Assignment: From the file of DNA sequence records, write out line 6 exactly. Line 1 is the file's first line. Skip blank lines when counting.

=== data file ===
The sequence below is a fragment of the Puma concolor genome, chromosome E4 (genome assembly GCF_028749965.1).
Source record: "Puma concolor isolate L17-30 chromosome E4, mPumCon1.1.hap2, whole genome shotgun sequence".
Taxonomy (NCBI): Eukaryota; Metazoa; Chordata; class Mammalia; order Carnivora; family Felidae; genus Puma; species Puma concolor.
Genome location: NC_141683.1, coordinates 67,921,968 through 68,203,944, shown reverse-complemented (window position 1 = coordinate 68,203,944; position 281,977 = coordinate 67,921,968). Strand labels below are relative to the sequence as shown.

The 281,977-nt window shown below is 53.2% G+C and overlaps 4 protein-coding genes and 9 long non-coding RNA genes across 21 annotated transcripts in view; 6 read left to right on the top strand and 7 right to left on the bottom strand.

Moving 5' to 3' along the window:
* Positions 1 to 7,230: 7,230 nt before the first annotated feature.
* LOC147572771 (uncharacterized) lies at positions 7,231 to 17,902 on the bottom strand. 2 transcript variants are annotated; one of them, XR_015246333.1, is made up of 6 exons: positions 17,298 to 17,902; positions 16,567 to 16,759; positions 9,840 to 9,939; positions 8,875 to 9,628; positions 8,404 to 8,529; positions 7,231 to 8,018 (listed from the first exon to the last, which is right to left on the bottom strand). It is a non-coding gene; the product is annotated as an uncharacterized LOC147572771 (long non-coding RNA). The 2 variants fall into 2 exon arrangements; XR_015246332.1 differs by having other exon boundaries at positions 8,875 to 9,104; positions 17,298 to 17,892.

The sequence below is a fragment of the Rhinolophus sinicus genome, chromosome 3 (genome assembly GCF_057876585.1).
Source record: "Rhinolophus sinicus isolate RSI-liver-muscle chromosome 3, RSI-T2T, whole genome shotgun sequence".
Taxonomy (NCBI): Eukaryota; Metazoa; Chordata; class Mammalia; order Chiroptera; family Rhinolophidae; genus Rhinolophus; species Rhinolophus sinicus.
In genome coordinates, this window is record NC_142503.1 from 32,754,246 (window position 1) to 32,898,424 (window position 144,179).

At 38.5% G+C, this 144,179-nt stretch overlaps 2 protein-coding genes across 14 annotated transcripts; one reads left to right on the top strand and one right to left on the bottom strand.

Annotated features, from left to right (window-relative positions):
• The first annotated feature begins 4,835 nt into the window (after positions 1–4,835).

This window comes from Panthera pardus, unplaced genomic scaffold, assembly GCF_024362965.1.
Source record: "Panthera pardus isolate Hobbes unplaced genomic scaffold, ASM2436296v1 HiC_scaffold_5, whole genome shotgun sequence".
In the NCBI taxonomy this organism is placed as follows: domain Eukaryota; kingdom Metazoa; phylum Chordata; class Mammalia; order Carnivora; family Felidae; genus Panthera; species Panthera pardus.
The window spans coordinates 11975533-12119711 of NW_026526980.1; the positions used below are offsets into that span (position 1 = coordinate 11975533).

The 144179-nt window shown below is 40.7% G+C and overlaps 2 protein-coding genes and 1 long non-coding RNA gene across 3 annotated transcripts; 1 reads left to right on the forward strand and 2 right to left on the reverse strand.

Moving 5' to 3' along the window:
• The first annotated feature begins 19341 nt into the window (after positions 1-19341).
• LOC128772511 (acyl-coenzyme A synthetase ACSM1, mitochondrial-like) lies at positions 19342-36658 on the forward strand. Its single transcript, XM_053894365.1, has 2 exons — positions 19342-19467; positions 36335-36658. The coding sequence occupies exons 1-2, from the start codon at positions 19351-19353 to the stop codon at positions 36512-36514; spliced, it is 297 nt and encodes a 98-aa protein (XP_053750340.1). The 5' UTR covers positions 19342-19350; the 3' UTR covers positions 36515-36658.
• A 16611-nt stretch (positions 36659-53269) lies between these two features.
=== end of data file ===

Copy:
Moving 5' to 3' along the window: